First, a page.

A traffic police officer has agreed to forfeit Sh26 million linked to bribes received from matatu operators on Garissa-Thika highway to the State.

In a deal with Ethics and Anti-Corruption Commission (EACC), Jamal Bare Mohammed, a rider who used to patrol the highway, agreed to surrender the money in a bid to settle a case that has been pending in court since 2017.

The EACC has been pursuing Sh47 million from the officer but the Sh26.1 million had been frozen at Equity Bank, awaiting the conclusion of the forfeiture application.

“The sum of Sh26,193,071 held in Equity Bank account number (withheld) in the name of Jamal Bare Mohamed be and is hereby forfeited to the government,” the agreement adopted by Justice James Wakiaga stated.

The EACC said Mr Mohamed started negotiating with the anti-graft body last year and made a proposal for a settlement. Article 252(1)(b) of the Constitution allows the EACC to negotiate, ask for conciliation or mediation.

The anti-graft agency said it rejected the officer’s initial proposals because the figure he was seeking to surrender was considered small and that his explanation how he made the money was not satisfactory.

The anti-graft body also targeted a parcel of land in Thika, which he purchased at Sh3 million and a motor vehicle. But Mr Bare will keep the assets after the deal.

Mr Bare had maintained that part of the wealth was inheritance from his late father and that he was trading in livestock.

During the hearing of the case last year, the EACC told the court that it tracked the officer and recorded him receiving bribes after members of the public made a complaint.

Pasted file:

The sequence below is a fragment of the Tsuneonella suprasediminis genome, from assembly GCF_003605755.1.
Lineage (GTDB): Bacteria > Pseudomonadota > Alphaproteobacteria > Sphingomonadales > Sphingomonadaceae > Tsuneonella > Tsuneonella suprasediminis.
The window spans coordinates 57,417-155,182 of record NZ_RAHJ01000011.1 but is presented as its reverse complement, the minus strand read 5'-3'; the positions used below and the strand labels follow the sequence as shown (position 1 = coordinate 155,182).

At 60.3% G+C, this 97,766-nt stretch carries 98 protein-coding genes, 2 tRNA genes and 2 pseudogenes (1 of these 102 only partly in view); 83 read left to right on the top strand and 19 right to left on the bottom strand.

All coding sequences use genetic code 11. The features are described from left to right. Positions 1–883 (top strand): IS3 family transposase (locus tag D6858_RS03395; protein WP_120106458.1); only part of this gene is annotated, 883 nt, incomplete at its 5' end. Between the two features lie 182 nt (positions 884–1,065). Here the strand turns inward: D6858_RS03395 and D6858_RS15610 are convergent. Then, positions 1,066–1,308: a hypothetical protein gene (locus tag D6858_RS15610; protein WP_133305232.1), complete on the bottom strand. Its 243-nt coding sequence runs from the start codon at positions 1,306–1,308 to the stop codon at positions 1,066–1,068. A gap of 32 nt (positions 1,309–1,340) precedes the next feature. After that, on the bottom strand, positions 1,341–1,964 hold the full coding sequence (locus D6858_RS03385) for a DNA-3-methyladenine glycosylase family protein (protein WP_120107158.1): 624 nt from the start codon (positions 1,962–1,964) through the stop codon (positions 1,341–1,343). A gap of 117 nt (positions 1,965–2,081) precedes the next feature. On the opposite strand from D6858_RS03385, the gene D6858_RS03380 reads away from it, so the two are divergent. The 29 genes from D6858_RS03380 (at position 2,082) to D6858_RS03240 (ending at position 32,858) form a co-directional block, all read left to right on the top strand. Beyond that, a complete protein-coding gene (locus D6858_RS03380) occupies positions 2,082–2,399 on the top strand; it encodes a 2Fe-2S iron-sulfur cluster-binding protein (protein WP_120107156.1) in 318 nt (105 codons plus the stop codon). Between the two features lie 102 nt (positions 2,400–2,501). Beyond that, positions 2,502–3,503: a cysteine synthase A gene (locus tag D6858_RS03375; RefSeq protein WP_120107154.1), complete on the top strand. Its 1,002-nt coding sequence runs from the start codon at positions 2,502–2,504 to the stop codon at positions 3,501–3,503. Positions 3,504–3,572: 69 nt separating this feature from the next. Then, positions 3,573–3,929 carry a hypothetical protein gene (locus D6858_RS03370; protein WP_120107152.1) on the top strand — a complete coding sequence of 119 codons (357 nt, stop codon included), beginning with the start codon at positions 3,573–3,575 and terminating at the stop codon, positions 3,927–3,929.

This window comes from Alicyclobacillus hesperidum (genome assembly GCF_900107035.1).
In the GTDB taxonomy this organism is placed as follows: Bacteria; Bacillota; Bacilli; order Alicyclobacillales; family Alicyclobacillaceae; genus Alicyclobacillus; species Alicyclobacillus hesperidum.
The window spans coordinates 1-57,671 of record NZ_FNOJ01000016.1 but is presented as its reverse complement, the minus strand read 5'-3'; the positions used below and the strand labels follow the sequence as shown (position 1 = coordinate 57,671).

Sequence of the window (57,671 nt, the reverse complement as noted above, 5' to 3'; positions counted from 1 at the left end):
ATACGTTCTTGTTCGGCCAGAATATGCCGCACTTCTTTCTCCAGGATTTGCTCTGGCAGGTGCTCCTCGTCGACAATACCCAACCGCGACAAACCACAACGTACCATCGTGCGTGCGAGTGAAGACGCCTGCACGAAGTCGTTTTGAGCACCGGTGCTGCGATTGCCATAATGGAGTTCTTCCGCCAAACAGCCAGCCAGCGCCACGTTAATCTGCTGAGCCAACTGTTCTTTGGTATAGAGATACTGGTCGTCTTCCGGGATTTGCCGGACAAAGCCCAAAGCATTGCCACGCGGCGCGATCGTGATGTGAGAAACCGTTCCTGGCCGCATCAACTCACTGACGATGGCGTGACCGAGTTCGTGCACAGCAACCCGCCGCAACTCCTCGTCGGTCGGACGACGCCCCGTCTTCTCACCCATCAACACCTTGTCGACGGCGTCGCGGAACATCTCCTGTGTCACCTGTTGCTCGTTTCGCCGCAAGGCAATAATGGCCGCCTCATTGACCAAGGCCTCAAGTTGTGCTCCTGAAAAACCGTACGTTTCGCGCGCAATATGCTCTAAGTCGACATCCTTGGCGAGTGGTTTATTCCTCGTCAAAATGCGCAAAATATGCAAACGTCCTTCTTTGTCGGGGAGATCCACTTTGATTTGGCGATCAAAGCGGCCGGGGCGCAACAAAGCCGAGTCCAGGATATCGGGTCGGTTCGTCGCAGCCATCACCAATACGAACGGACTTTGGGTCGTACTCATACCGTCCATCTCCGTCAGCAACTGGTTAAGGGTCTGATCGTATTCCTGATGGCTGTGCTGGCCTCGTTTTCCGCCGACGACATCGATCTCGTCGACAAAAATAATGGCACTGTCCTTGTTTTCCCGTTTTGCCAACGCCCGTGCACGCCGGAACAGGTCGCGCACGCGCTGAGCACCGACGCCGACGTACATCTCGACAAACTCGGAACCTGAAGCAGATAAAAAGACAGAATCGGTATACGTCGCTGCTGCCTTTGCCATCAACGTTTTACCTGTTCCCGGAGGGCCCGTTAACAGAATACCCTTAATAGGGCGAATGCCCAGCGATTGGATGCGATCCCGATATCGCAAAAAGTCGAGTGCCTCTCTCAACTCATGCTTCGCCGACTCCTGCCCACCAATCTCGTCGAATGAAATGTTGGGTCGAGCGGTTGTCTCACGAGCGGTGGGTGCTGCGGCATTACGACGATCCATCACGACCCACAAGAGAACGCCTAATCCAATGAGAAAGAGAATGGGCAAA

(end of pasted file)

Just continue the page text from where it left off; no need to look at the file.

“During the six years, we established that he had cumulative assets, cash and land valued at Sh47 million. He had banked Sh26 million, which has been frozen through a court order,” EACC’s Philip Kagucia said.

Paul Mugwe, a forensic investigator attached to the commission, told the court that the officer was given an opportunity to explain how he made the money after finding a disparity between his assets and his known legitimate sources of income.

Evidence produced in court showed that the 44-year-old officer used to make deposits in tranches of between Sh200,000 and Sh500,000 every week.

In the six-year period, the court heard that Mr Bare’s gross salary was between Sh33,050 and Sh38,630 per month, totalling to Sh1.8 million.

Mr Bare defended himself saying his earnings were legitimate. The traffic officer said he was the sole custodian of his late father’s wealth, acting as trustee on behalf of his family and relatives.

He said after his father died in 1987, he took up the role of managing the inheritance after seeking the counsel of the rest of the family and relatives while adhering to Islamic law. But the EACC dismissed his claims, noting that he was only 10 years when his father died.

Mr Bare also claimed that he traded in livestock for a period of more than 20 years and that the business attracted good returns.

The officer, who joined the police in August 1996, claimed he inherited some 120 camels, 80 cows and 200 goats from his father. He said the animals had multiplied to 217 camels, 180 cows and 268.

But the EACC argued that even giving him the benefit of doubt, the animals were worth about Sh4.3 million according to his own valuation, which left the source of the rest of the property and money unexplained.

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